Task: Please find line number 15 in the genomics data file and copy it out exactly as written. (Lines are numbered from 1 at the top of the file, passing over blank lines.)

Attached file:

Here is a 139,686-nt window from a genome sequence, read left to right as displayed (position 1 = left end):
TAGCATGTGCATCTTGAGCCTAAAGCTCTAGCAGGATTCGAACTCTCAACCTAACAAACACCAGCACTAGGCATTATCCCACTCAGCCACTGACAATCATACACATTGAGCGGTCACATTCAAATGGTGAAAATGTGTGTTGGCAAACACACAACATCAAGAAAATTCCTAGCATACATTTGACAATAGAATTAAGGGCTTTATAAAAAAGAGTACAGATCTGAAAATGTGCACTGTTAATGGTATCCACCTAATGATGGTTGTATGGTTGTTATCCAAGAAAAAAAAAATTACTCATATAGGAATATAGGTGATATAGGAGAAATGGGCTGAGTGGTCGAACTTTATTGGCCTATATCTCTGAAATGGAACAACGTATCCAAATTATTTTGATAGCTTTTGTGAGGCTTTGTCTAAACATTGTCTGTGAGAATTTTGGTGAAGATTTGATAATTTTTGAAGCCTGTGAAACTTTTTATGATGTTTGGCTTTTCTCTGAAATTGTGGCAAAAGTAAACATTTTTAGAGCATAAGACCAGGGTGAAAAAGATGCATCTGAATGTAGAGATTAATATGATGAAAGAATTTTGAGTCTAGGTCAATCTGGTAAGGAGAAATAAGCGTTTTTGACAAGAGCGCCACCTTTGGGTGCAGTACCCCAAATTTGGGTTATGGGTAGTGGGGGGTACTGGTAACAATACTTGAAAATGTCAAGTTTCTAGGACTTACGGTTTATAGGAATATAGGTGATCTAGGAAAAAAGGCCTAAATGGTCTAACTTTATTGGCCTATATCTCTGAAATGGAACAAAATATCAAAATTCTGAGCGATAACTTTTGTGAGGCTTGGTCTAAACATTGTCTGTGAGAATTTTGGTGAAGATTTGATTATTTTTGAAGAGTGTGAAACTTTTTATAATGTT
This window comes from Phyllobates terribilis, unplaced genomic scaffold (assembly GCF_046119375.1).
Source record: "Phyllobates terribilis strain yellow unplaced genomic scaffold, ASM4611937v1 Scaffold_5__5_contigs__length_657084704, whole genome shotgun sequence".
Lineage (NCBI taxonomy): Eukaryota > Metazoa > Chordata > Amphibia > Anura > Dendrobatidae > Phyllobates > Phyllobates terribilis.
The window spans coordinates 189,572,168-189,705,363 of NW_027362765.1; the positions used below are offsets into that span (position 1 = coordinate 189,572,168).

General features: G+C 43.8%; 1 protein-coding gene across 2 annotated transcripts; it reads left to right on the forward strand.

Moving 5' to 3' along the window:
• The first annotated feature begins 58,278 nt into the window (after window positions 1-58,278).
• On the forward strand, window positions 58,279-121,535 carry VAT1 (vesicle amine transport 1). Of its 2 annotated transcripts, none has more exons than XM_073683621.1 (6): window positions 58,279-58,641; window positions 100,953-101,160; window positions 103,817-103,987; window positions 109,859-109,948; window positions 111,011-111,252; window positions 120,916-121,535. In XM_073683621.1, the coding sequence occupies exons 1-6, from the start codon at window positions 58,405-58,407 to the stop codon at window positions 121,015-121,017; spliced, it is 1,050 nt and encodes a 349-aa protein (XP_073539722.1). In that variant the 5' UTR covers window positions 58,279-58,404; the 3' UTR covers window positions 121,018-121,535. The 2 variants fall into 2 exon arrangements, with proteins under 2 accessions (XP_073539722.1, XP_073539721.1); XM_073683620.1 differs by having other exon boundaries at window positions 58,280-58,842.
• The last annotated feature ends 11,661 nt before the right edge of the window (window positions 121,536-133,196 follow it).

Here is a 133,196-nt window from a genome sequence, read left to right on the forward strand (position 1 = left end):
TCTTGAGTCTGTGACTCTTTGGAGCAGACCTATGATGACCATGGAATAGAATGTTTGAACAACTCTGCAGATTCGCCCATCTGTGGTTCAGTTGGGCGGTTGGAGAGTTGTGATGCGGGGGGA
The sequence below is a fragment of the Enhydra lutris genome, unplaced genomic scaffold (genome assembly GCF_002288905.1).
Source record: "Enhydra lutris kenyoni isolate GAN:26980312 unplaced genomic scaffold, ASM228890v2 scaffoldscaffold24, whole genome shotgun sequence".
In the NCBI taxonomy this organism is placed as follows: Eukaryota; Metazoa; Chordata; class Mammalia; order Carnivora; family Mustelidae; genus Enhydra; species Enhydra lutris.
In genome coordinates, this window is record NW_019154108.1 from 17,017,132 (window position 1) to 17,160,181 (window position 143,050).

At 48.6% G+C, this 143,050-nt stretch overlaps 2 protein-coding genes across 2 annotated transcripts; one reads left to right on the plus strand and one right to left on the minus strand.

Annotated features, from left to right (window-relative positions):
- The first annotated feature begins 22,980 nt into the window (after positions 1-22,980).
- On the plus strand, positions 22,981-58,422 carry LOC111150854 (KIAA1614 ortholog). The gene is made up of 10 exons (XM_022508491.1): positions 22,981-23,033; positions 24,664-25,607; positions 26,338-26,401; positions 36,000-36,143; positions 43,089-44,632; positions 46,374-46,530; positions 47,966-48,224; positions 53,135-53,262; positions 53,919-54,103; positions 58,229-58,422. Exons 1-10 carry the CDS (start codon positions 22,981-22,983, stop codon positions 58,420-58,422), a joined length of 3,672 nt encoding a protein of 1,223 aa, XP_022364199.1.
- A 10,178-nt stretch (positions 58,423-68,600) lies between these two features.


Source record: "Enhydra lutris kenyoni isolate GAN:26980312 unplaced genomic scaffold, ASM228890v2 scaffoldscaffold24, whole genome shotgun sequence".